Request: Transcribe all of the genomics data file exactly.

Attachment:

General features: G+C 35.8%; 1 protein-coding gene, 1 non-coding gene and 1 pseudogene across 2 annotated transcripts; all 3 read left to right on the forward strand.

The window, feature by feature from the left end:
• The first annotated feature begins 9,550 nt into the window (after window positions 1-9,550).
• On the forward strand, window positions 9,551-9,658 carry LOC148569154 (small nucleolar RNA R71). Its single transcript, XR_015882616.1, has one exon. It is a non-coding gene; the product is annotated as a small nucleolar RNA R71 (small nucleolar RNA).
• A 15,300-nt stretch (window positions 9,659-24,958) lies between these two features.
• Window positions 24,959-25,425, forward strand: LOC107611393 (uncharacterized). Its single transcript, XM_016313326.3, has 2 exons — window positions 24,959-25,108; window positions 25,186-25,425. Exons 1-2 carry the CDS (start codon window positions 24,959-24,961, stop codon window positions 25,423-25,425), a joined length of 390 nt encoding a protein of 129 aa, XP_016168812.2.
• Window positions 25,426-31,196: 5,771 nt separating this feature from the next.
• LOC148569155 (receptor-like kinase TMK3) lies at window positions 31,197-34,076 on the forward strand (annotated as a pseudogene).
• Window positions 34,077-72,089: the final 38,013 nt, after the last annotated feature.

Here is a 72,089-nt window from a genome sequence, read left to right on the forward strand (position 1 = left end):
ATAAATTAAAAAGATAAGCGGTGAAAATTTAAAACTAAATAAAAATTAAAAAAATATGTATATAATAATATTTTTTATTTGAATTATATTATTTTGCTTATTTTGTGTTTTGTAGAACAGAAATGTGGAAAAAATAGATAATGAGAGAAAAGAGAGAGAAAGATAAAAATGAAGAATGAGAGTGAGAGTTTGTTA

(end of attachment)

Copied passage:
General features: G+C 35.8%; 1 protein-coding gene, 1 non-coding gene and 1 pseudogene across 2 annotated transcripts; all 3 read left to right on the forward strand.

The window, feature by feature from the left end:
• The first annotated feature begins 9,550 nt into the window (after window positions 1-9,550).
• On the forward strand, window positions 9,551-9,658 carry LOC148569154 (small nucleolar RNA R71). Its single transcript, XR_015882616.1, has one exon. It is a non-coding gene; the product is annotated as a small nucleolar RNA R71 (small nucleolar RNA).
• A 15,300-nt stretch (window positions 9,659-24,958) lies between these two features.
• Window positions 24,959-25,425, forward strand: LOC107611393 (uncharacterized). Its single transcript, XM_016313326.3, has 2 exons — window positions 24,959-25,108; window positions 25,186-25,425. Exons 1-2 carry the CDS (start codon window positions 24,959-24,961, stop codon window positions 25,423-25,425), a joined length of 390 nt encoding a protein of 129 aa, XP_016168812.2.
• Window positions 25,426-31,196: 5,771 nt separating this feature from the next.
• LOC148569155 (receptor-like kinase TMK3) lies at window positions 31,197-34,076 on the forward strand (annotated as a pseudogene).
• Window positions 34,077-72,089: the final 38,013 nt, after the last annotated feature.

Here is a 72,089-nt window from a genome sequence, read left to right on the forward strand (position 1 = left end):
ATAAATTAAAAAGATAAGCGGTGAAAATTTAAAACTAAATAAAAATTAAAAAAATATGTATATAATAATATTTTTTATTTGAATTATATTATTTTGCTTATTTTGTGTTTTGTAGAACAGAAATGTGGAAAAAATAGATAATGAGAGAAAAGAGAGAGAAAGATAAAAATGAAGAATGAGAGTGAGAGTTTGTTA